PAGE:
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The case revolves around the Employees Retirement System of the Government of the Commonwealth of Puerto Rico (ERS), which was established in 1951 as the Commonwealth's pension program for public employees. The appellants are seven individual beneficiaries of pensions paid by ERS. They had been litigating claims against UBS Financial Services Inc. (UBS) in the Commonwealth Court of First Instance related to UBS's role in issuing ERS pension funding bonds in 2008. Meanwhile, in January 2022, as part of its broad authority to promulgate orders necessary to carry out the Puerto Rico Oversight, Management, and Economic Stability Act (PROMESA), the district court confirmed the Modified Eighth Amended Title III Joint Plan of Adjustment (the Plan).The district court had previously confirmed the Plan, which implemented several changes related to ERS and its pension plan payments to retired Commonwealth employees. The Plan replaced the Committee with the Avoidance Action Trustee as the plaintiff with exclusive power to prosecute the Underwriter Action and recover damages that ERS incurred. The Plan also ordered the immediate dissolution of ERS.UBS filed a motion to enforce the Plan, requesting that the district court enjoin the ERS Beneficiaries from pursuing the Commonwealth Action. The district court granted UBS's motion and enjoined the ERS Beneficiaries from pursuing the Commonwealth Action. The district court concluded that the ERS Beneficiaries' Commonwealth Action claims were rooted in a generalized injury and were derivative of ERS's right to recover on its own behalf. The district court further rejected the ERS Beneficiaries' arguments that they were entitled to recover for non-derivative general tort claims against UBS under various Commonwealth statutes.The United States Court of Appeals for the First Circuit affirmed the district court's decision, concluding that the ERS Beneficiaries sought to raise derivative claims that belong exclusively to the Trustee or the Commonwealth. The court held that continued litigation of the FAC's derivative claims violates the terms of the Plan and PROMESA. View "UBS Financial Services Inc. v. Estate of Jose Nazario Serrano" on Justia Law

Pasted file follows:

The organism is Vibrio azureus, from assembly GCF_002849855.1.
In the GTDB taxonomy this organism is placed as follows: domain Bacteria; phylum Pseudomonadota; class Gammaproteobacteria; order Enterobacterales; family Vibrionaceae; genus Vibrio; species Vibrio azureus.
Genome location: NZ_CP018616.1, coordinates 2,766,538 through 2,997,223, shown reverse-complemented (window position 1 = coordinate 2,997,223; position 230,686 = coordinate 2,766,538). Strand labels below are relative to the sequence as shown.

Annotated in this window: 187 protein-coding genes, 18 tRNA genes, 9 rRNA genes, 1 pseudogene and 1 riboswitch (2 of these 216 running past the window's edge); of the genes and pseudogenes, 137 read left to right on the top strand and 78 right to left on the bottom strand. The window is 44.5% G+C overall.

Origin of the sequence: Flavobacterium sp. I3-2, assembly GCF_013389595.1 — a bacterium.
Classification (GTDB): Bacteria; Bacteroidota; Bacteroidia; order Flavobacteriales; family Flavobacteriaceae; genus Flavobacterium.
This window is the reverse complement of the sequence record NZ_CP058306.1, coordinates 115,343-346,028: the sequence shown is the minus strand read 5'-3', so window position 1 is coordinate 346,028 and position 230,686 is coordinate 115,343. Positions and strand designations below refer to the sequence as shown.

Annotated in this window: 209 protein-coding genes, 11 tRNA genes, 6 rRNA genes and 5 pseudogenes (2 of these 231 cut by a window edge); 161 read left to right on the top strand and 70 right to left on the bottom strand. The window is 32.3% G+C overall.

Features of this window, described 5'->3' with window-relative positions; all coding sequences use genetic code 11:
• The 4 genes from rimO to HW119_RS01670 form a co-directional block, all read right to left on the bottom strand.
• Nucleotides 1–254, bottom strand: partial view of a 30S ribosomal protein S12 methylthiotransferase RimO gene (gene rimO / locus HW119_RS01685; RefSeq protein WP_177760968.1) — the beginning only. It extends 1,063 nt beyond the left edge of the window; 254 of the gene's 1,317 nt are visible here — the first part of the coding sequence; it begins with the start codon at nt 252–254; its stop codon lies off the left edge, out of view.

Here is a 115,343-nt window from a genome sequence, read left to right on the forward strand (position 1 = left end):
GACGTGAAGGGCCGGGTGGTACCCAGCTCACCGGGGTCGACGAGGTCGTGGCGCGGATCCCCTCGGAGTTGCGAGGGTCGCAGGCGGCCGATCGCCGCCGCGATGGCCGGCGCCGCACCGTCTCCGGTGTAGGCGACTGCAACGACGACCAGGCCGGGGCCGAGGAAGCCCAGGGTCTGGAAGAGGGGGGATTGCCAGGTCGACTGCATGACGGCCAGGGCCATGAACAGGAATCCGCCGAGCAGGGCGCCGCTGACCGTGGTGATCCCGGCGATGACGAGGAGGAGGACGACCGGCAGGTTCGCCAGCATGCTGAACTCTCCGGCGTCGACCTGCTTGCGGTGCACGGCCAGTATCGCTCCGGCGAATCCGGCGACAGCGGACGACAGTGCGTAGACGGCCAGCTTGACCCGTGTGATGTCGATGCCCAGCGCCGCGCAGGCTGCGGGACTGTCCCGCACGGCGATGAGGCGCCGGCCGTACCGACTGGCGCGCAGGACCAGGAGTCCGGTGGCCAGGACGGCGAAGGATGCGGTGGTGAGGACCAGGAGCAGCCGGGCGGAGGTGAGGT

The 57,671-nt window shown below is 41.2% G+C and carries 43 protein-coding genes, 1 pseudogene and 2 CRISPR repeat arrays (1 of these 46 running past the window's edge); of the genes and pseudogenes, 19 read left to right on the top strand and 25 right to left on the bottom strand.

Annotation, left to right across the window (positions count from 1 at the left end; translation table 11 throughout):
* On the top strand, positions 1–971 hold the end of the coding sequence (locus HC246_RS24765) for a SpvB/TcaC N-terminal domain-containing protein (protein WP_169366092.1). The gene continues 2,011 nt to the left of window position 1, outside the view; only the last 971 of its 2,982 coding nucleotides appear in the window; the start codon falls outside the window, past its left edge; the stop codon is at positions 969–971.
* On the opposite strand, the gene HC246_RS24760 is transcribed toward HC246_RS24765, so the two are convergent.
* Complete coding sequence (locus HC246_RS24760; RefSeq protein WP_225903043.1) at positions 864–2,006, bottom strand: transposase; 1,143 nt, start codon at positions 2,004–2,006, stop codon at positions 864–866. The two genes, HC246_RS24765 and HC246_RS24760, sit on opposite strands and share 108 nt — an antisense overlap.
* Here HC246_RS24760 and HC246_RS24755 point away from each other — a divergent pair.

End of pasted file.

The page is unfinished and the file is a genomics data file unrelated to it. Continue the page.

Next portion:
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The case involves Douglas Milczak, a long-term employee of General Motors (GM), who alleged that he was subjected to age-based harassment by his managers and subordinates, with the aim of pushing him into early retirement. Milczak claimed that this harassment violated the Age Discrimination in Employment Act. After enduring several years of alleged degradation, he filed an action against GM. GM moved for summary judgment, arguing that the record did not support any of his claims. The district court granted the motion.The United States Court of Appeals for the Sixth Circuit affirmed the district court's decision. The court found that Milczak failed to establish a prima facie case of age discrimination. While the court acknowledged that Milczak had experienced offensive comments from his manager, it found that these comments did not constitute age-based harassment that was severe or pervasive enough to create a hostile work environment. The court also found that Milczak failed to show that GM's personnel actions were based on his age or that similarly situated younger employees were treated more favorably. Finally, the court found that Milczak failed to establish a prima facie case of retaliation, as he could not demonstrate a causal connection between his protected activities and the adverse actions taken by GM. View "Milczak v. General Motors, LLC" on Justia Law

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In September 2021, John Sandy Campbell filed a lawsuit against her former employer, the Los Angeles Unified School District, alleging racial discrimination and retaliation for whistleblowing. These allegations were in violation of Labor Code sections 1102.5 and 1106 and Government Code section 12940 (the Fair Employment and Housing Act). The District demurred, arguing that Campbell had not complied with the Government Code’s claim presentation requirement and that the statute of limitations barred her cause of action under the Act. The trial court sustained the District's demurrer without leave to amend, citing Le Mere v. Los Angeles Unified School District and Government Code section 12965, subdivision (c)(1)(C).The Court of Appeal of the State of California Second Appellate District Division Eight reviewed the trial court's ruling independently and applied the standard for demurrers. The court agreed with the trial court, stating that a plaintiff suing a public entity for damages must timely present a written claim to the entity before filing suit. Campbell had not demonstrated that she substantially complied with the claim presentation requirement. Furthermore, Campbell's amended complaint did not plead compliance with the claim presentation requirement.Additionally, Campbell's claim for violation of the Act was time-barred. The Department of Fair Employment and Housing had provided Campbell a Right to Sue notice dated October 9, 2018, giving her one year to file a civil action. Campbell did not sue until September 2021, making her suit untimely. The court also rejected Campbell's argument that the discovery rule saved her lawsuit. The court affirmed the judgment and order sustaining the demurrer without leave to amend and awarded costs to the respondent. View "Campbell v. L.A. Unified School Dist." on Justia Law